Antarctic Ice Core Reveals Even Small Islands Can Have A Major Global Impact

Antarctic Ice Core Reveals Even Small Islands Can Have A Major Global Impact

High quantities of “black carbon” (soot) in ice cores obtained from the Antarctic Peninsula have perplexed scientists. According to new research, a 300-400-year spike in black carbon concentrations caused by a change in burning regimes in Aotearoa New Zealand following the Mori settlement. Scientists taken aback by the findings, as they had not expected such a little landmass to have such far-reaching repercussions 7,000 kilometers (4,200 miles) away. Ice cores provide a historical record of global climate change. They sometimes maintain track of human influences in the Anthropocene, like the rise and fall of the Roman lead smelting industry, which can traced in Greenland ice.

Professor Joe McConnell of the Desert Research Institute (DRI) led a team that more precisely dated a burst of black carbon that had previously discovered in the Antarctic Peninsula but not elsewhere on the frozen continent. Despite the islands’ size, McConnell and co-authors explain in Nature that the only probable explanation is an increase in burning that followed Mori arrival in Aotearoa.

Southern hemisphere fires have left a residue in the ice for a long time, but “rapid deposition increases began in 1297 (30 s.d.),” according to the article. Between the late 13th century and 1700, the amount of black carbon in the atmosphere tripled. The authors found that the fires must have been located at least 40 degrees south, excluding Africa and the Australian peninsula, by modeling airflow over the southern ocean. With the exception of a few small islands and ice-bound Antarctica, Tasmania, Patagonia, and New Zealand are the only viable sources.

Evidence from Aotearoa suggests that fires increased after the arrival of the Mori, although Tasmania and Patagonia, both of which had inhabited for thousands of years, saw little change.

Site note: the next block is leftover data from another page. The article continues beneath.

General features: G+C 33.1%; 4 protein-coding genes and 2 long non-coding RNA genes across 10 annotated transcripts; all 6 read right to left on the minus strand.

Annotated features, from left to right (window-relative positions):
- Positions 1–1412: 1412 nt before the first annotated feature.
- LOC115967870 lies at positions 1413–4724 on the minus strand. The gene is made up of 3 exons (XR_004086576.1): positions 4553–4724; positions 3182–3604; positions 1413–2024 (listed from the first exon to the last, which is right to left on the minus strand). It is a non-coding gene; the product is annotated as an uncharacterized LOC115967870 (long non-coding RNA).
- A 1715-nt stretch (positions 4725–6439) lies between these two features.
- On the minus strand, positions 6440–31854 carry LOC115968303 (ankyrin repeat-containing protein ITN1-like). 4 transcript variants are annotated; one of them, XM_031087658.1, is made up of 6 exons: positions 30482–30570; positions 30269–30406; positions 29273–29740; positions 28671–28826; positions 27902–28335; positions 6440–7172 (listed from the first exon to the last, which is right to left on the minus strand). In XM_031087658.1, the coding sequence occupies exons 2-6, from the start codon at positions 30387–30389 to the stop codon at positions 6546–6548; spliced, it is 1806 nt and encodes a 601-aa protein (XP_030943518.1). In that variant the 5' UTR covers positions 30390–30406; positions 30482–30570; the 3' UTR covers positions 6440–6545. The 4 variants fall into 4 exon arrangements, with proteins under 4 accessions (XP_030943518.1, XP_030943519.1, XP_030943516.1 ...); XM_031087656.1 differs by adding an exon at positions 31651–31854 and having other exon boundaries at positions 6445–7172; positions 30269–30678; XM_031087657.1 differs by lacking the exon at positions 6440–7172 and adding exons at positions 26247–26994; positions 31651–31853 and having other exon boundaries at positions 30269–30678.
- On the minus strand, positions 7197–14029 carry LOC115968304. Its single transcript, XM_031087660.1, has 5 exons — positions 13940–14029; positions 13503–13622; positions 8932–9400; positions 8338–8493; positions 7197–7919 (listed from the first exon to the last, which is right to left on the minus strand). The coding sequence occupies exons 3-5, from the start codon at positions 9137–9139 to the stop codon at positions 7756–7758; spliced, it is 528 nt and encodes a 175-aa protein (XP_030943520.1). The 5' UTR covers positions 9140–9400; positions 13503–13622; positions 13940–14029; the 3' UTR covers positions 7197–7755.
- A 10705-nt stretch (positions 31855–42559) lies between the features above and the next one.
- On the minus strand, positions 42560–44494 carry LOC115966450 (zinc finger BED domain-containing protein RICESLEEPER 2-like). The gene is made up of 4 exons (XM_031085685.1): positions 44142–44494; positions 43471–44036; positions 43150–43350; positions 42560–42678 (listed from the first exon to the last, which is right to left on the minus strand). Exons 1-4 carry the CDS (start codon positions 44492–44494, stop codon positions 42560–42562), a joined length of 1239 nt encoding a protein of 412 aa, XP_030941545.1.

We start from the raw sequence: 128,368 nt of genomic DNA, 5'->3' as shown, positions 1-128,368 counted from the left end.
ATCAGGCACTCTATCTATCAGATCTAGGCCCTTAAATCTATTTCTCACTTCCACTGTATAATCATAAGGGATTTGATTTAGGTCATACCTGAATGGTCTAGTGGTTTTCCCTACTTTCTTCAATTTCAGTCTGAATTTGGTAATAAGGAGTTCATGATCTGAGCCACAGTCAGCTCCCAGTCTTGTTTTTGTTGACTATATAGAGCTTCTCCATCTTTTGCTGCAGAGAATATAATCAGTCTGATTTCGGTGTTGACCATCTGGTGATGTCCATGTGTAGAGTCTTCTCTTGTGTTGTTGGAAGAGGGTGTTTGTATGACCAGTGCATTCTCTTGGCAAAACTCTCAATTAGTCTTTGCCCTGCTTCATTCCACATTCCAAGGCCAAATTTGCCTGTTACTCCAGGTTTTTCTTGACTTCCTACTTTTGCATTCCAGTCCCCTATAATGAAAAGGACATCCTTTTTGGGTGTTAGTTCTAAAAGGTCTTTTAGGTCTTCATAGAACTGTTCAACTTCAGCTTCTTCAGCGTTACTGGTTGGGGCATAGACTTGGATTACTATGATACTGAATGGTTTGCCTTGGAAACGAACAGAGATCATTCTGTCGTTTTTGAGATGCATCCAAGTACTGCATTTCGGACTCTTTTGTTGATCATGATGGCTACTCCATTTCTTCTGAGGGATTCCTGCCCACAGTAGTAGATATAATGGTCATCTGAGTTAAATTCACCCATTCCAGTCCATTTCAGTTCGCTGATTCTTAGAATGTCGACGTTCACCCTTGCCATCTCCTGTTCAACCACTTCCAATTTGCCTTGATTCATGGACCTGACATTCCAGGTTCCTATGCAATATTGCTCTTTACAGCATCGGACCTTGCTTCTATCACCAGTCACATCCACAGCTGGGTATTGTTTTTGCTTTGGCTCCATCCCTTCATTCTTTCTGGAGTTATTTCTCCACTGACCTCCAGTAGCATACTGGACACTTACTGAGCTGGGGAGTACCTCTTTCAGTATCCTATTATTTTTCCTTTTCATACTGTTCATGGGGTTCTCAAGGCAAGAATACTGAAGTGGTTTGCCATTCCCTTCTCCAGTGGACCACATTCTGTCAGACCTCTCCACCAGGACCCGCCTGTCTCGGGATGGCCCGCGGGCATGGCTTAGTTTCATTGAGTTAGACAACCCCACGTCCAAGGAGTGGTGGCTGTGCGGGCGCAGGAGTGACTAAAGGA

“We used to think that if you went back a few hundred years, you’d be looking at a pristine, pre-industrial world,” McConnell said in a statement. “But it’s clear from this study that humans have been impacting the environment for at least the last 700 years over the Southern Ocean and the Antarctica Peninsula.”

“You wouldn’t think Mori burning in New Zealand to have a huge influence compared to natural burning in locations like the Amazon, Southern Africa, or Australia,” said Dr Nathan Chellman of the DRI. “But it does over the Southern Ocean and the Antarctic Peninsula.” In fact, the affected area is likely to be even smaller than appears at first glance. The North Island of Aotearoa is mostly north of the 40th parallel.

“The 40-degree line is approximate,” co-author Professor Nerilie Abram of the Australian National University told IFLScience. “However, the modeling does imply that the Antarctic Peninsula is more vulnerable to burning on New Zealand’s South Island than on the North Island.”

At the time, there was no comparable shift in soot deposited in other sections of Antarctica. This is “because of the way air flows over the southern seas,” Abram told IFLScience, and he assisted the team in identifying New Zealand as the most likely source of Antarctic black carbon. Today, black carbon is a significant contributor to global warming, and studying its historical sources can help us better understand its current motions and impacts.

Smoke from the fires may have benefited the Southern Ocean by fertilizing it and boosting phytoplankton development. However, the work has received some criticism. The research described as “fascinating” by Dr. Priscilla Wehi of New Zealand’s Te Pnaha Matatini Centre of Research Excellence in Complex Systems, but she noted the lack of New Zealander scholars among the authors. “In the research community, ‘helicopter science,’ in which research is led and done by persons who live and work far away from the subject of their study is currently under examination,” she stated.